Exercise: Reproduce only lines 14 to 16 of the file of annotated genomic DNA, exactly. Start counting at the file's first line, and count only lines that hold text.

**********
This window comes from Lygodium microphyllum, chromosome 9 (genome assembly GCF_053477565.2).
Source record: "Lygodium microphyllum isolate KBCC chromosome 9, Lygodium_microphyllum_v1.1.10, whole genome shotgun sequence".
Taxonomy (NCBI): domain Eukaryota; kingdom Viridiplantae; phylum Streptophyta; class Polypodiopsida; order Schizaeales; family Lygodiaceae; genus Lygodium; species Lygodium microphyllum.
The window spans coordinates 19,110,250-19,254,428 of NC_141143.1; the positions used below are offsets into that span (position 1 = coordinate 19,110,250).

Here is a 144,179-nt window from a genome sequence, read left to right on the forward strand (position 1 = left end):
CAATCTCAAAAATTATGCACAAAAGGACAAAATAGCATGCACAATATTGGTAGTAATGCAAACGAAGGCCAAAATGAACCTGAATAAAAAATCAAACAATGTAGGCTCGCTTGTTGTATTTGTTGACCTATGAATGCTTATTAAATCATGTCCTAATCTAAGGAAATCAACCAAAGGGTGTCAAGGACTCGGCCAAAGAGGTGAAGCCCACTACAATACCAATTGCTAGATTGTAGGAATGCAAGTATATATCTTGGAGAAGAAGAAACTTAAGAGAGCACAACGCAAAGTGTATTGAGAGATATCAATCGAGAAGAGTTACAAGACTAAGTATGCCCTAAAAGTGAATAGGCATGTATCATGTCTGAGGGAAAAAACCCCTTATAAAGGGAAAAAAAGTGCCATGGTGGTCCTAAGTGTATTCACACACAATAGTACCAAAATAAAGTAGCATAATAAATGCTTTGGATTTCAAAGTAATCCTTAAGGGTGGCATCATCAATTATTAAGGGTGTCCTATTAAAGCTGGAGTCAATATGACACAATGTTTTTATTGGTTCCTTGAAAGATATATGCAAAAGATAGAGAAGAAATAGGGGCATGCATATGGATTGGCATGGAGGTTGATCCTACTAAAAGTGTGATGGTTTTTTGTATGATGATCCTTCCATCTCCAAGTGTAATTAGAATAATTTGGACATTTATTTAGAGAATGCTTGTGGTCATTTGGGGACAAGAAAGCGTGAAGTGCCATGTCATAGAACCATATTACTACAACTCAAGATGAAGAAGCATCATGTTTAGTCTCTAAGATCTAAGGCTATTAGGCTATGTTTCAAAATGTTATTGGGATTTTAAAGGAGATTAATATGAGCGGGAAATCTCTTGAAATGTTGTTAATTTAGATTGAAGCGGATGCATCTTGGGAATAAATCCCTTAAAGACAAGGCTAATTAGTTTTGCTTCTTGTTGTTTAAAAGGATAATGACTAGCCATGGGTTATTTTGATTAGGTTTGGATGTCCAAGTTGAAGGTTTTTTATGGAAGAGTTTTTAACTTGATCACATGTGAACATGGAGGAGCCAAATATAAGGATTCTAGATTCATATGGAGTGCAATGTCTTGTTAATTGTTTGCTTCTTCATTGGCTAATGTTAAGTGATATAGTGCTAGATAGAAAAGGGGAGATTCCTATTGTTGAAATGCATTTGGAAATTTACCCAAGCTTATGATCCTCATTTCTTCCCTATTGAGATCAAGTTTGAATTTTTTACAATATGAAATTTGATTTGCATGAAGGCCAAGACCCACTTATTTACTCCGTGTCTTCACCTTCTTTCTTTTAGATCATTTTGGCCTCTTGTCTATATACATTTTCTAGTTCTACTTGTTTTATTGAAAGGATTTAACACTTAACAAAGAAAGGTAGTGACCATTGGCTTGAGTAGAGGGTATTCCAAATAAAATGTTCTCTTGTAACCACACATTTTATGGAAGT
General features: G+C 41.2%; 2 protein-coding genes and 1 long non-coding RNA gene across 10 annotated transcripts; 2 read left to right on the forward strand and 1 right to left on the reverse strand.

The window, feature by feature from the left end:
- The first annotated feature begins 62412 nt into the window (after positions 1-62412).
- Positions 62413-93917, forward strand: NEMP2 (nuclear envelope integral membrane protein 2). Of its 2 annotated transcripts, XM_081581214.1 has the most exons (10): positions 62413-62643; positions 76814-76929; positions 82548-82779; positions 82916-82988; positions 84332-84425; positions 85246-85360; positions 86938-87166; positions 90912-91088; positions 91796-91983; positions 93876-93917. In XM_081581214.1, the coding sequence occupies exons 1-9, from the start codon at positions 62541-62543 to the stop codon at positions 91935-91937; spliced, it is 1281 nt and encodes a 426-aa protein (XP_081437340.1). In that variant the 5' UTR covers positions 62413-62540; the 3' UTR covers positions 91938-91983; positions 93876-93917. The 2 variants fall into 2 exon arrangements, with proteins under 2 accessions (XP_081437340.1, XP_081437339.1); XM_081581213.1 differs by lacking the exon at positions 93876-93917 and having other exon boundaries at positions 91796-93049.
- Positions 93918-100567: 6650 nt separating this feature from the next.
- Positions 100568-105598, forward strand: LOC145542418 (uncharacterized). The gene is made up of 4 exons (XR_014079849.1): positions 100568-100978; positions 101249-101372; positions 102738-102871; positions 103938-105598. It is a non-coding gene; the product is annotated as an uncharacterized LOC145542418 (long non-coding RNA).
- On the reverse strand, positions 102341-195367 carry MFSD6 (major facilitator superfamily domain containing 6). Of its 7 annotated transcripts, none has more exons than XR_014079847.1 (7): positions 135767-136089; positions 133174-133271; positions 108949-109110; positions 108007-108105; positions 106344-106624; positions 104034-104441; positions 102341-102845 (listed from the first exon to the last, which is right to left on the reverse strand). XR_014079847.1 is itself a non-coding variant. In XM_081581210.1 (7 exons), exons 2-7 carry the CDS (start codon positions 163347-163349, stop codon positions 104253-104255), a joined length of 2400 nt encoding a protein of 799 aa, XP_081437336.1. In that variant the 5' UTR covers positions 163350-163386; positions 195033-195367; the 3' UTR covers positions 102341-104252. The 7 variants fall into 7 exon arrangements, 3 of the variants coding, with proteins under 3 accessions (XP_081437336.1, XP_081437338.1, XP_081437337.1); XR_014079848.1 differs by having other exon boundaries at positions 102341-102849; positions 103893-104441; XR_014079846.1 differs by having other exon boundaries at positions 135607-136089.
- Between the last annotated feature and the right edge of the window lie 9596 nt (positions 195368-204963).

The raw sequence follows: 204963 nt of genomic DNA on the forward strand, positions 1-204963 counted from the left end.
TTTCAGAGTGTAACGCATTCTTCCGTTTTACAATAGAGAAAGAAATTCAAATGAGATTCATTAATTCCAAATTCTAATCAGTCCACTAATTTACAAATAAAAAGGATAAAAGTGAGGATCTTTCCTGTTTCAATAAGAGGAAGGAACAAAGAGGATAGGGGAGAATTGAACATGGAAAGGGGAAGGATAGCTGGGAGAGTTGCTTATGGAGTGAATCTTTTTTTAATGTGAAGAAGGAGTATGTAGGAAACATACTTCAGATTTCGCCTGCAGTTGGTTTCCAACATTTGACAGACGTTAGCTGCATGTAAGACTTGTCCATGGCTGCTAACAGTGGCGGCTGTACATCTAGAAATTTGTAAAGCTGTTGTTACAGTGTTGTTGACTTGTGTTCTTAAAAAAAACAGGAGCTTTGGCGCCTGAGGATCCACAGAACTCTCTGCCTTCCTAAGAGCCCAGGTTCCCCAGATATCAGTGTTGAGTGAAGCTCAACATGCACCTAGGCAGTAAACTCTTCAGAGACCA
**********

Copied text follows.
- Between the last annotated feature and the right edge of the window lie 9596 nt (positions 195368-204963).

The raw sequence follows: 204963 nt of genomic DNA on the forward strand, positions 1-204963 counted from the left end.
TTTCAGAGTGTAACGCATTCTTCCGTTTTACAATAGAGAAAGAAATTCAAATGAGATTCATTAATTCCAAATTCTAATCAGTCCACTAATTTACAAATAAAAAGGATAAAAGTGAGGATCTTTCCTGTTTCAATAAGAGGAAGGAACAAAGAGGATAGGGGAGAATTGAACATGGAAAGGGGAAGGATAGCTGGGAGAGTTGCTTATGGAGTGAATCTTTTTTTAATGTGAAGAAGGAGTATGTAGGAAACATACTTCAGATTTCGCCTGCAGTTGGTTTCCAACATTTGACAGACGTTAGCTGCATGTAAGACTTGTCCATGGCTGCTAACAGTGGCGGCTGTACATCTAGAAATTTGTAAAGCTGTTGTTACAGTGTTGTTGACTTGTGTTCTTAAAAAAAACAGGAGCTTTGGCGCCTGAGGATCCACAGAACTCTCTGCCTTCCTAAGAGCCCAGGTTCCCCAGATATCAGTGTTGAGTGAAGCTCAACATGCACCTAGGCAGTAAACTCTTCAGAGACCA